On Wednesday morning we heard a presentation concerning the One Hundred Miles, the extent of Georgia's unique coast.  Megan Desrosiers is the Executive Director of One Hundred Miles, a non-profit coastal advocacy organization with the mission of preserving, protecting, and enhancing this precious salt marsh.  Even though the coast of Georgia is only 100 miles long, it comprises 30% of the remaining salt marsh coastline in the US.  Megan showed us, and told us, of the efforts that are on-going to look after it.

A map of this coastline showed us the areas which are now legally protected.  These include most of the barrier islands (islands which front on to the sea,) land along the Altamaha and Satilla rivers,and other stretches of coastline from South Carolina to Florida. So why are we anxious about our coast?  Many Georgians, especially those living inland, are unaware of the coastline and its issues.  The marshlands provide home for varied wildlife, for people to hike and boat and look at, for barriers to storms and tidal surge; to appreciate them fully, it is necessary to get out there and experience them. Megan showed us maps of the population changes over a period of twenty-seven years from 1974-1991, and projections for 2050.  We are growing, and worse yet, spreading out, and this spread is consuming land.  As we seek places to live, the views and beauty of the coast attracts would-be residents (and therefore builders) who are putting pressure on the marshland and efforts to protect it.  The six coastal counties are key; they are, from north to south, Chatham, Bryan, Liberty, McIntosh, Glynn, and Camden.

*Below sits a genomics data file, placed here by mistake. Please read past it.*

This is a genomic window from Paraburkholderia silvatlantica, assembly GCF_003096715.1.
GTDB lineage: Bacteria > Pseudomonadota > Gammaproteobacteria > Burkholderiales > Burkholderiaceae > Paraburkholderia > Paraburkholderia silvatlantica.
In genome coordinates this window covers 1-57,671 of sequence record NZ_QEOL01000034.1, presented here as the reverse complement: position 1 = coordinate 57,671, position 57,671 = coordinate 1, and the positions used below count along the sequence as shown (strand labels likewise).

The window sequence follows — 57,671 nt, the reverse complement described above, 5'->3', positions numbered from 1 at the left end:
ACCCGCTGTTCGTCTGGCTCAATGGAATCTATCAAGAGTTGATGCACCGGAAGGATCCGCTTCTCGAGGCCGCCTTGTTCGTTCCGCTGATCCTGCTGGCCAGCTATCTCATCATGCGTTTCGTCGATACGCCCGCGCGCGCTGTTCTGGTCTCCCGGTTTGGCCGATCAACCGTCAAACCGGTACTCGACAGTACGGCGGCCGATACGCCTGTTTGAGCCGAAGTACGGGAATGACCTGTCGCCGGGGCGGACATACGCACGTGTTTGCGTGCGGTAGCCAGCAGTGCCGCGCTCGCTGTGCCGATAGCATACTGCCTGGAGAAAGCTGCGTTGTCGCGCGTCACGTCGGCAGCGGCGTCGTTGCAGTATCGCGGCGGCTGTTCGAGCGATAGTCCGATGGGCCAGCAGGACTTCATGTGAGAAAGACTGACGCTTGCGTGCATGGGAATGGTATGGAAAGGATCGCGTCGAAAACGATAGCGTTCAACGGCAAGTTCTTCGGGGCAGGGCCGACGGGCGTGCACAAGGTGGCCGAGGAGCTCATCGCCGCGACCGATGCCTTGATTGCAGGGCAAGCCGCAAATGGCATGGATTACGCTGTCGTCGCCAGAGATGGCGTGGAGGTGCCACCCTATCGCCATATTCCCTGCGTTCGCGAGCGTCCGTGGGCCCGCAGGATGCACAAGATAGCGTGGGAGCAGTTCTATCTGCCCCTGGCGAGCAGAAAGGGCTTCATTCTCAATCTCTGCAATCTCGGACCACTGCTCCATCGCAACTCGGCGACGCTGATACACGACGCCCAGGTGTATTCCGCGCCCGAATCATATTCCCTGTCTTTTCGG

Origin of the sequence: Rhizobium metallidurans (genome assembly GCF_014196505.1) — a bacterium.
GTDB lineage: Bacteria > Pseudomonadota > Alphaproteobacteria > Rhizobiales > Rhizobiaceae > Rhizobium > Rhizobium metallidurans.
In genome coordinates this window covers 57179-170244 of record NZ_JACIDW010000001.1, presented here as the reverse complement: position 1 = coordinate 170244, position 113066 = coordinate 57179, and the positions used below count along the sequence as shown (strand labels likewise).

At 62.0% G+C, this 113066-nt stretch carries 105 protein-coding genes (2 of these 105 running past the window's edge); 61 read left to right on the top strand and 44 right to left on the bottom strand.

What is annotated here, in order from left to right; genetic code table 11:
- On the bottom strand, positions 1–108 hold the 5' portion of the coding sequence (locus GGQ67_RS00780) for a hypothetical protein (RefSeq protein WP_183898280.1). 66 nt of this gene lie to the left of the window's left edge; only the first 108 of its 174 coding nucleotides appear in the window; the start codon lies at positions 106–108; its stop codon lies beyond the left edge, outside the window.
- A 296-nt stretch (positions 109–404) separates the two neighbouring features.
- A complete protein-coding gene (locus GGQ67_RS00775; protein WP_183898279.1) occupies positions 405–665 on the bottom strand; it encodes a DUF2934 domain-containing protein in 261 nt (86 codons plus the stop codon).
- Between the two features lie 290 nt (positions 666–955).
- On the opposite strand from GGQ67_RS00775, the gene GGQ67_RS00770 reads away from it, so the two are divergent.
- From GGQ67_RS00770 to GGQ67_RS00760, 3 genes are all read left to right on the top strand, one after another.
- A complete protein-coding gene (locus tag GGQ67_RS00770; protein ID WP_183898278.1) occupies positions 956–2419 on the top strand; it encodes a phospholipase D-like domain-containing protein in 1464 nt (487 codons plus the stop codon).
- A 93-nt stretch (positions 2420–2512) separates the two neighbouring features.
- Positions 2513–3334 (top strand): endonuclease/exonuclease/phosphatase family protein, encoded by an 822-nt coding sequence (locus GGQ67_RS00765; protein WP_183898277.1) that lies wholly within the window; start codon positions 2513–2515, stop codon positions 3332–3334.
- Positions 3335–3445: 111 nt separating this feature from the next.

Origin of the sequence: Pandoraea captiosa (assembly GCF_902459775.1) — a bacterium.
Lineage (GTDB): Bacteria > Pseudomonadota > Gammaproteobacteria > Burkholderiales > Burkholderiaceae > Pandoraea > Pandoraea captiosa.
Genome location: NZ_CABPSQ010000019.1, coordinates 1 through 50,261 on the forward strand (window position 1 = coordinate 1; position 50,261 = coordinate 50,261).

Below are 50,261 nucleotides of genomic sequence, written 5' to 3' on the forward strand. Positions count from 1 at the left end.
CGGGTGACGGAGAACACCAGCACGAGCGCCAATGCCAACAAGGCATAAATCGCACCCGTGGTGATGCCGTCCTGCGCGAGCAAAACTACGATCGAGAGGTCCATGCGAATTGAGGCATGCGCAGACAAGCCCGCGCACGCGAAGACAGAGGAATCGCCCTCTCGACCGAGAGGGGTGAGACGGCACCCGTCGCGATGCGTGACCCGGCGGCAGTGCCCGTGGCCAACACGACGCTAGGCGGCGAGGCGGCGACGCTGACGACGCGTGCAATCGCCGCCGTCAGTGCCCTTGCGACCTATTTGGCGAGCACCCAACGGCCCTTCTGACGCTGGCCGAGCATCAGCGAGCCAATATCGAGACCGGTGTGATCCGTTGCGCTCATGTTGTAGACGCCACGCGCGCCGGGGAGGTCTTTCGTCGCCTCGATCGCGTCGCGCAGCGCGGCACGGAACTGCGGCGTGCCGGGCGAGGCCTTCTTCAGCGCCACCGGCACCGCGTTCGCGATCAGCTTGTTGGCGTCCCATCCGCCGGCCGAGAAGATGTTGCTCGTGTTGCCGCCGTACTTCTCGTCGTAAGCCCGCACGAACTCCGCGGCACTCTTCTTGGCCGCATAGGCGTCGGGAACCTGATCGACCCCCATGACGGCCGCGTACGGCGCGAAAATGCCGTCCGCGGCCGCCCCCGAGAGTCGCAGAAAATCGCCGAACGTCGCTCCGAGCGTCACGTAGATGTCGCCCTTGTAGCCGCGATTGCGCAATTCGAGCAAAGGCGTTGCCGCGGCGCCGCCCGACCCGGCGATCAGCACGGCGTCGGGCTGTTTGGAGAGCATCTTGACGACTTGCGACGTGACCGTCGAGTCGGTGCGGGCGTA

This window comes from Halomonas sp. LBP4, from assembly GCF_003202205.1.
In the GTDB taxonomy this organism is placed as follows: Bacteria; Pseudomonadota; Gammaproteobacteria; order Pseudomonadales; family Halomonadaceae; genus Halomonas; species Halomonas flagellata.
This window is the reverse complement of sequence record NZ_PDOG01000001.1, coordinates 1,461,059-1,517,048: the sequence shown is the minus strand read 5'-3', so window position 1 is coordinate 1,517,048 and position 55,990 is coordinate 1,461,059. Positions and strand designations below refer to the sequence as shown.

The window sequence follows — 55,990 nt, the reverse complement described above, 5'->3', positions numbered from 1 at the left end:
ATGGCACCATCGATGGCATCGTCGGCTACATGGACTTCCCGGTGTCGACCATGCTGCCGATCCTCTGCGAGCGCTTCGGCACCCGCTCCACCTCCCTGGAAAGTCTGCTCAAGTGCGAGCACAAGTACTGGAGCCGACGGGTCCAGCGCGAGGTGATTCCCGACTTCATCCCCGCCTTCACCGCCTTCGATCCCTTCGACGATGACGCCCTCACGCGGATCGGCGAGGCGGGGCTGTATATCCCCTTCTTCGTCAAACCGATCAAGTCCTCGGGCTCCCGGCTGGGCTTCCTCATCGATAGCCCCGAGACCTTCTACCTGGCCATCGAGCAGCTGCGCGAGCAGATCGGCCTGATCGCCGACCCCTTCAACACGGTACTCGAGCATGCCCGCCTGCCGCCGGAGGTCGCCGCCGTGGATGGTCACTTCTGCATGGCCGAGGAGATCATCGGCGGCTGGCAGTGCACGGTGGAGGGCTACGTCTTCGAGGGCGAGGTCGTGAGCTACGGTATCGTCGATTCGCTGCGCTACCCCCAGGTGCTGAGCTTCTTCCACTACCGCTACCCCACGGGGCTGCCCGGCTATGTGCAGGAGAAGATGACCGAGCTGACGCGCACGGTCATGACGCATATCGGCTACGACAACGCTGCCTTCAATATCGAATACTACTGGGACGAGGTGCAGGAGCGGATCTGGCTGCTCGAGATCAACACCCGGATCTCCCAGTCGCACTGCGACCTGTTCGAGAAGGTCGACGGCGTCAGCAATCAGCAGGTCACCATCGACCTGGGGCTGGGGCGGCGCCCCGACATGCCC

To date many efforts have already been made.  The Shoreline and Marshlands Acts passed in 1970 were very controversial (and revolutionary) at the time, but there was enough public awareness of the problem for this action to be taken. But pressure is increasing with the increase in population and there is a need to educate the residents of the state about the value of the coast. The One Hundred Miles organization has a regional vision for the future: to target key conservation and planning throughout the coastal counties so that they act together, and to include the counties immediately west of them which are, Effingham, Long, Wayne, Brantley, and Camden. There has long been a provision that a 25 foot barrier must exist between the waterline and any building, a provision that has recently been under legal question and may be reinstated or reaffirmed by the current legislature.  The actions being taken by the One Hundred Miles organization include public education, liaison with coastal associations and legislators, lobbying to maintain pressure on the statehouse, and presentations such as this one to interested groups in the community.  Megan ended with a plea to us: "Please get involved.  You are a part of the solution.  We all are."